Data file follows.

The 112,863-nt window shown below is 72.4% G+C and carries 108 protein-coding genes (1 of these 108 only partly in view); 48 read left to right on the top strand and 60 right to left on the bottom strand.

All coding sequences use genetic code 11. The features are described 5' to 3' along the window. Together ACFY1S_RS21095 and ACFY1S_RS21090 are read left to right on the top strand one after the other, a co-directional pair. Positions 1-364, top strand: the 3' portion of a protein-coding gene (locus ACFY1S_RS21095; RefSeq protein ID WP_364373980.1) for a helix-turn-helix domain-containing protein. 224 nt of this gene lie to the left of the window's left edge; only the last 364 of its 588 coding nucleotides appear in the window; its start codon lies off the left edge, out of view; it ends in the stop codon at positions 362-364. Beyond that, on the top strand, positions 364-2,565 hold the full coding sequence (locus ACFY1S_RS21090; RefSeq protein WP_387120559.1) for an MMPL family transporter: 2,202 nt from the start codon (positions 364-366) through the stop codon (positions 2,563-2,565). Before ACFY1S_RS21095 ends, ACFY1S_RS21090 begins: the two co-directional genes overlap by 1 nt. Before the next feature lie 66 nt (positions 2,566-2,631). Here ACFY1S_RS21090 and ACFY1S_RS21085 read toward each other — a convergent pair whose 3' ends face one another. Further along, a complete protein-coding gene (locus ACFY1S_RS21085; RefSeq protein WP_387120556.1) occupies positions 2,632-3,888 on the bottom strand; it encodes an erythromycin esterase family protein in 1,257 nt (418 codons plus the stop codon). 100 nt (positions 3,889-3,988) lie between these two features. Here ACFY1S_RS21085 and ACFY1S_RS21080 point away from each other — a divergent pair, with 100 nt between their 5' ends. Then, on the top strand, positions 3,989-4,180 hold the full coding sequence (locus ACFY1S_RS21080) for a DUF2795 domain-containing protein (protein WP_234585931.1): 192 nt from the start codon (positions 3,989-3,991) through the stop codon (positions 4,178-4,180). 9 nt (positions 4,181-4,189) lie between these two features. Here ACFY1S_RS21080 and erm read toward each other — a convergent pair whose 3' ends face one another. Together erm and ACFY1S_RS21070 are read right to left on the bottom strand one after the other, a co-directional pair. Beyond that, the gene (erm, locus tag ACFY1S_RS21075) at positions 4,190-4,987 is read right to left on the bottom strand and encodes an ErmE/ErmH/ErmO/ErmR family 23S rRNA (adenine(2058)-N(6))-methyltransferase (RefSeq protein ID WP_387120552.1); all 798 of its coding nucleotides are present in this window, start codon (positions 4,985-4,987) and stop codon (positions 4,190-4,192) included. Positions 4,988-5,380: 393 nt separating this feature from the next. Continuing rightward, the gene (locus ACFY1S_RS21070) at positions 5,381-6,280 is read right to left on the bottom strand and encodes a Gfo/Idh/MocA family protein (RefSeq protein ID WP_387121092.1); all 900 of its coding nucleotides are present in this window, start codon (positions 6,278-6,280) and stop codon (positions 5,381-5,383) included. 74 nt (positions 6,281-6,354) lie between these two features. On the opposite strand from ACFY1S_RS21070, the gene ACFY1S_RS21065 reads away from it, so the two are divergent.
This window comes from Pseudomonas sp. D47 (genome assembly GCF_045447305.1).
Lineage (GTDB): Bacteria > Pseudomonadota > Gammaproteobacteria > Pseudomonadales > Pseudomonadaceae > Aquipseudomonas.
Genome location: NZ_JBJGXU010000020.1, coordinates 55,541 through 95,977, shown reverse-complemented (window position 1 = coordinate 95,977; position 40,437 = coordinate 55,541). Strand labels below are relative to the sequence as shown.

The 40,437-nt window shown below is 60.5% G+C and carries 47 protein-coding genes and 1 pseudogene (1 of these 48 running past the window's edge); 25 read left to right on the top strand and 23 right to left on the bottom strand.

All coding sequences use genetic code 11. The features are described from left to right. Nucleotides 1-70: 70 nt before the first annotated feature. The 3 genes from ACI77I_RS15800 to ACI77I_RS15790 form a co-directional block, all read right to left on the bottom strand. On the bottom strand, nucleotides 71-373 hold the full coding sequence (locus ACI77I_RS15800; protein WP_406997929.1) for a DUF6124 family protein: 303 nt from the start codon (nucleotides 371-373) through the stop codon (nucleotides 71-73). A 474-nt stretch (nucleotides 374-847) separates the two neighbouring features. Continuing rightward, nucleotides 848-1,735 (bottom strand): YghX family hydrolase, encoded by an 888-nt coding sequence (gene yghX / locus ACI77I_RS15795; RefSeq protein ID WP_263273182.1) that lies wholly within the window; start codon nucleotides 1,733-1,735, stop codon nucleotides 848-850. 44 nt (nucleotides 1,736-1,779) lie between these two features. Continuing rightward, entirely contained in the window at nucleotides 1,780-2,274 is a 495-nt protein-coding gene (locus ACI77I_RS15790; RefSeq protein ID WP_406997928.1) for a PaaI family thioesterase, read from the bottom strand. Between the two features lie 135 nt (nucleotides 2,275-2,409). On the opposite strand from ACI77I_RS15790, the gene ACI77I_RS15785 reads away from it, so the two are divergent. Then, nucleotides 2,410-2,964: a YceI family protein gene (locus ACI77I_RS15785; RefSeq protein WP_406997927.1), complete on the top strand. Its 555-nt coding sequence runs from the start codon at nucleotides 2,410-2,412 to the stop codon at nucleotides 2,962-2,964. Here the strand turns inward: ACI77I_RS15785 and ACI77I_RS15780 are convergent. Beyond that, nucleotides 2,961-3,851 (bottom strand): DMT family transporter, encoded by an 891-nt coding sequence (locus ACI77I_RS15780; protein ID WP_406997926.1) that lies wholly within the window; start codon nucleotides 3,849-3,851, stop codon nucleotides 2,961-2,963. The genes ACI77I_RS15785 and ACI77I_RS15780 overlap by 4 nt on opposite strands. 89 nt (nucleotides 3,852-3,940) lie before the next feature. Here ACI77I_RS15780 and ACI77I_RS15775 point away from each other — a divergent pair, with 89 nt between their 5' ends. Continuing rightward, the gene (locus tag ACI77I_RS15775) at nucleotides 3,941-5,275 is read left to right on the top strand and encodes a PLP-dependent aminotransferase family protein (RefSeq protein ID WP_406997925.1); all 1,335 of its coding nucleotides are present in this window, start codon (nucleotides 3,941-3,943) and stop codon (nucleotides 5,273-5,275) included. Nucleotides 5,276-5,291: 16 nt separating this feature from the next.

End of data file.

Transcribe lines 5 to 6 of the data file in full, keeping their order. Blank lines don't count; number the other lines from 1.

Genome location: NZ_JBJGXU010000020.1, coordinates 55,541 through 95,977, shown reverse-complemented (window position 1 = coordinate 95,977; position 40,437 = coordinate 55,541). Strand labels below are relative to the sequence as shown.

The 40,437-nt window shown below is 60.5% G+C and carries 47 protein-coding genes and 1 pseudogene (1 of these 48 running past the window's edge); 25 read left to right on the top strand and 23 right to left on the bottom strand.